[VHFcontesting] Digital modes in the VHF contests....

Zack Widup w9sz.zack at gmail.com
Mon Jan 29 08:51:25 EST 2018

My understanding is that for a QSO to be valid, each station must send
and acknowledge receipt of two pieces of information. One is the
callsign. The other can be anything. We are used to "59(9)" in many
contests and DXpedition QSO's. But NAQP uses names (it doesn't even
have to be the operator's real name), some contests use a serial
number, VHF contests and general QSO's use grid squares. One contest,
now defunct, which was called the Frostbite Falls Beach Party and held
in winter, exchanged the temperature at your QTH. All-Asia QSO Party
exchanges operator ages. Sweepstakes is one of the more grueling
contests, which requires multiple pieces of information to be

73, Zack W9SZ

On Sun, Jan 28, 2018 at 4:35 PM, Terry Signature
<terry at directivesystems.com> wrote:
> Marshall is right on with his comments. Grids have been used now since the
> mid 80's and anyone getting on VHF needs to become very comfortable using
> them EVERY QSO!!
> As far as FT8 and the MSK derivatives go during contests, use them during
> eme or late night/early morning long distance activities when activity is
> low. I can't stress enough how useless of a contest mode these are. As W9RM
> pointed out, contests are about making the max number of Q's and mults, when
> local activity is there, don't waste your time on these slow digital modes,
> they were not designed for speed and working a local is just senseless.
> Set your stations up for FT8 and test throughout the year but when it comes
> contest time, PLEASE use SSB/CW!!!
> Terry - W8ZN
> On 2018-01-28 11:38 am, Al Wells wrote:
>> I think a lot of old VHFers were forced to kluge together setups for
>> FT8 when they realized there was much less SSB activity and were taken
>> by surprise by the "noise" on 313. With zero experience with digital
>> modes, we started with default settings but figured out to check
>> contest mode after fumbling through one or two QSO's. I saw several
>> other stations go through the same thing.
>> I'm pretty sure this particular problem will sort itself out quickly.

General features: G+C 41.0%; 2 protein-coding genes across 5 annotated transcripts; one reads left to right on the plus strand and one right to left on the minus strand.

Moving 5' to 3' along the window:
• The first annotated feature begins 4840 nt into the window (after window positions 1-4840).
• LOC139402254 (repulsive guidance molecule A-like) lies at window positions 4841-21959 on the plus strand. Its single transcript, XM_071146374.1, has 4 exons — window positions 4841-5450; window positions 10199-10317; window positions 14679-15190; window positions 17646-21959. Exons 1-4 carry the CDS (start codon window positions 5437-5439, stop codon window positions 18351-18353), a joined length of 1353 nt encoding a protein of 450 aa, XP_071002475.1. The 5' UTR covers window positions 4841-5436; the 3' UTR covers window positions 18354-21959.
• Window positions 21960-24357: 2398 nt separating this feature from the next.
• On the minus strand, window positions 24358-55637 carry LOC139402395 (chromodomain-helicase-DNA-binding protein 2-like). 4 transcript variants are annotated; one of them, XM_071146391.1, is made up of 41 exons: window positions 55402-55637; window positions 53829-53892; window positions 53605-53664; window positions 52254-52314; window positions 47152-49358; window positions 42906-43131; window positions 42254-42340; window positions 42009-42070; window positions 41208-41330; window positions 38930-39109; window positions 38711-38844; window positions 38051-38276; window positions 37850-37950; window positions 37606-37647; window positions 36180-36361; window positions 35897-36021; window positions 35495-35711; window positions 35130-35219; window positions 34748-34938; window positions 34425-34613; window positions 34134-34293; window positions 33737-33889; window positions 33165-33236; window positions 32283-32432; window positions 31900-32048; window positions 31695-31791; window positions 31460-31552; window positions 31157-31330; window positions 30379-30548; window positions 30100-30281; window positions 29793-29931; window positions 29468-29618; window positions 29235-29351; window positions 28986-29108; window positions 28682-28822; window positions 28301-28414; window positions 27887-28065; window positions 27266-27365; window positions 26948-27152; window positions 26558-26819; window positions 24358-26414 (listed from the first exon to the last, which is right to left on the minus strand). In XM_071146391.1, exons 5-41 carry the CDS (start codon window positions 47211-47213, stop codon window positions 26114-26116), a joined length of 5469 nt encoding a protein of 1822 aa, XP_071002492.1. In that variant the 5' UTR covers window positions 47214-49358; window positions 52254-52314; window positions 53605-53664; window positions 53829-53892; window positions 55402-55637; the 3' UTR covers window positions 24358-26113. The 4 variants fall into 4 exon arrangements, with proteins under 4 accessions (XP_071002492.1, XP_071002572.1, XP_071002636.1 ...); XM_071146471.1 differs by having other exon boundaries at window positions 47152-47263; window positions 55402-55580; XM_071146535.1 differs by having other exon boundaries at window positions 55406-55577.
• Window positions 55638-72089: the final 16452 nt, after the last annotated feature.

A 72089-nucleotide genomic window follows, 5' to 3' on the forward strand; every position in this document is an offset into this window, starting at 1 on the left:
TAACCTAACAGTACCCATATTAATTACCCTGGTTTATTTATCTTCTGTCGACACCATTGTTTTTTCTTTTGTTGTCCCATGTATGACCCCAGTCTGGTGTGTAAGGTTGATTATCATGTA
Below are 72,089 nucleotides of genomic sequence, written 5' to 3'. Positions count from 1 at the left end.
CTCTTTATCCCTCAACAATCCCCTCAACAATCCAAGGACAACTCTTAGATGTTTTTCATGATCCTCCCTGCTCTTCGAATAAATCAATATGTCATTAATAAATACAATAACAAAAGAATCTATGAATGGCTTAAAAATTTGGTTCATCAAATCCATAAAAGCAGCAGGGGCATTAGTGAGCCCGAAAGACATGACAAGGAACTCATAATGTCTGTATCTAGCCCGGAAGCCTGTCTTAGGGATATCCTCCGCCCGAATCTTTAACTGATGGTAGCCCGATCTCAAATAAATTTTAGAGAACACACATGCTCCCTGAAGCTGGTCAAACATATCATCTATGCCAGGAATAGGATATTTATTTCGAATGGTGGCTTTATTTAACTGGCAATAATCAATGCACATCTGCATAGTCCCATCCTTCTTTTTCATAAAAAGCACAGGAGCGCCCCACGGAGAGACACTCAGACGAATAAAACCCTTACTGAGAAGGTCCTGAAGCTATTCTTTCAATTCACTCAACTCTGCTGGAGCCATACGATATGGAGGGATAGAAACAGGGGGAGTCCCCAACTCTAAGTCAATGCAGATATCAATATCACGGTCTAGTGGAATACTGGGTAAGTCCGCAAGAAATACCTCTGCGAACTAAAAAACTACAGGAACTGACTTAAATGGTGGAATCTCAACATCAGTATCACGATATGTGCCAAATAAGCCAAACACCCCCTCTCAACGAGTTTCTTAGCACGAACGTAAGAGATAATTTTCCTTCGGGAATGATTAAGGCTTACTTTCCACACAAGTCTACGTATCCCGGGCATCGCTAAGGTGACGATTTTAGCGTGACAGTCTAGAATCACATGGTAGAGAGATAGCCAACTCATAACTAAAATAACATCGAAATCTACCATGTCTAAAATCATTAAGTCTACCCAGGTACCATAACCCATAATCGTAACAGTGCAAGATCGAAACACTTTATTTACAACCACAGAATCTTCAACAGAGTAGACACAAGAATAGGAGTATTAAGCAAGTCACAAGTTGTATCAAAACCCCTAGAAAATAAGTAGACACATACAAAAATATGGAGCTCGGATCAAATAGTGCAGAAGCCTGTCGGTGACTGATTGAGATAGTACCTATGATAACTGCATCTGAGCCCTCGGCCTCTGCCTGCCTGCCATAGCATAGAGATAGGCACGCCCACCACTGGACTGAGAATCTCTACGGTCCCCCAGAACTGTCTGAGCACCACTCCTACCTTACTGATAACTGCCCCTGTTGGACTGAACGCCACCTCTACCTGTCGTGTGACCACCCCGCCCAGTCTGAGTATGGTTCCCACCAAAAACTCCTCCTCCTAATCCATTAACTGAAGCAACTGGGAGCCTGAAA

>> How many people were scrambling to figure out where something like OE29
>> was?
>> 73
>> Al KB3SIG
>> On 1/27/2018 13:34, Marshall-K5QE wrote:
>>> Hello Alex....the "rules" for what constitutes a proper VHF contact have
>>> been set for over 50 years.  No less than Ed Tilton-W1HDQ was the person
>>> involved in the very early days.  A proper VHF contact requires the sending
>>> and receiving on both ends of both calls, a signal report of some kind, and
>>> a Roger.  In a contest, the signal report is the GRID....+07 is absolutely
>>> useless.
>>> IF the HF newbies would send TX1, which does contain the grid,
>>> consistently, then we could get that piece of information from there.
>>> However, often THEY DON'T.  They send TX2 which DOES NOT have the grid.
>>> This means that you cannot get the grid over the air and hence the contact
>>> is not valid.  You can waste a huge amount of time trying to get one of
>>> these guys to send his grid OR you can just move on to someone that knows
>>> what they are doing. Your choice.
>>> I did run into a few ops that were still sending "the funny little
>>> numbers" on MSK.  All that I recall did send TX1 so that I could get the
>>> GRID.  I did exactly what you recommend....I sent RRR and went on down the
>>> road.
>>> I don't care how the HFers operate when they are on HF.  I care a lot
>>> about how they operate when they are on the VHF bands.  I and many others,
>>> don't want the kind of operating the we hear on HF to infect the VHF bands.
>>> In the UK, if you drive on the right hand side of the road, you will be
>>> pulled over and given a ticket. That is because you don't know the "rules of
>>> the road" for the road on which you are driving.
>>> I believe that with some education, the newer ops will learn what is
>>> acceptable and what is not.  Apparently, it is going to take some time.  I
>>> think that a major problem is sending the "funny little numbers" during
>>> casual operation.  I believe that we should send GRIDS at all times on VHF.
>>> That is what we do on the other modes, why should FT8 and / or MSK be
>>> different?  This will undoubtedly cause a pot load of flames, but I have a
>>> delete key and I know how to use it.  If we show the beginners the "funny
>>> little numbers" all the time and then when we have a contest, we do
>>> something different, they will never learn.
>>> Thoughtful replies gratefully accepted.....flames---->bit bucket.
>>> 73 Marshall K5QE
>>> On 1/25/2018 6:39 PM, Alex wrote:
>>>> Perhaps some "VHF types" could behave less like "HF newbies" and learn
>>>> to just send an RRR message when that happens. That will advance the other
>>>> side to the 73 message. You already got their grid on the first message.
>>>> 73,
>>>> --Alex KR1ST
>>>> FN21
>>>> On 2018-01-25 18:37, Marshall-K5QE wrote:
>>>>> ...and that took a long time, because we kept
>>>>> running into "HF newbies" that were not using the contest mode.
>>>>> ASIDE:  Somehow, we need to get these HF types to learn that we need
>>>>> grids not +07 for a signal report.  END ASIDE
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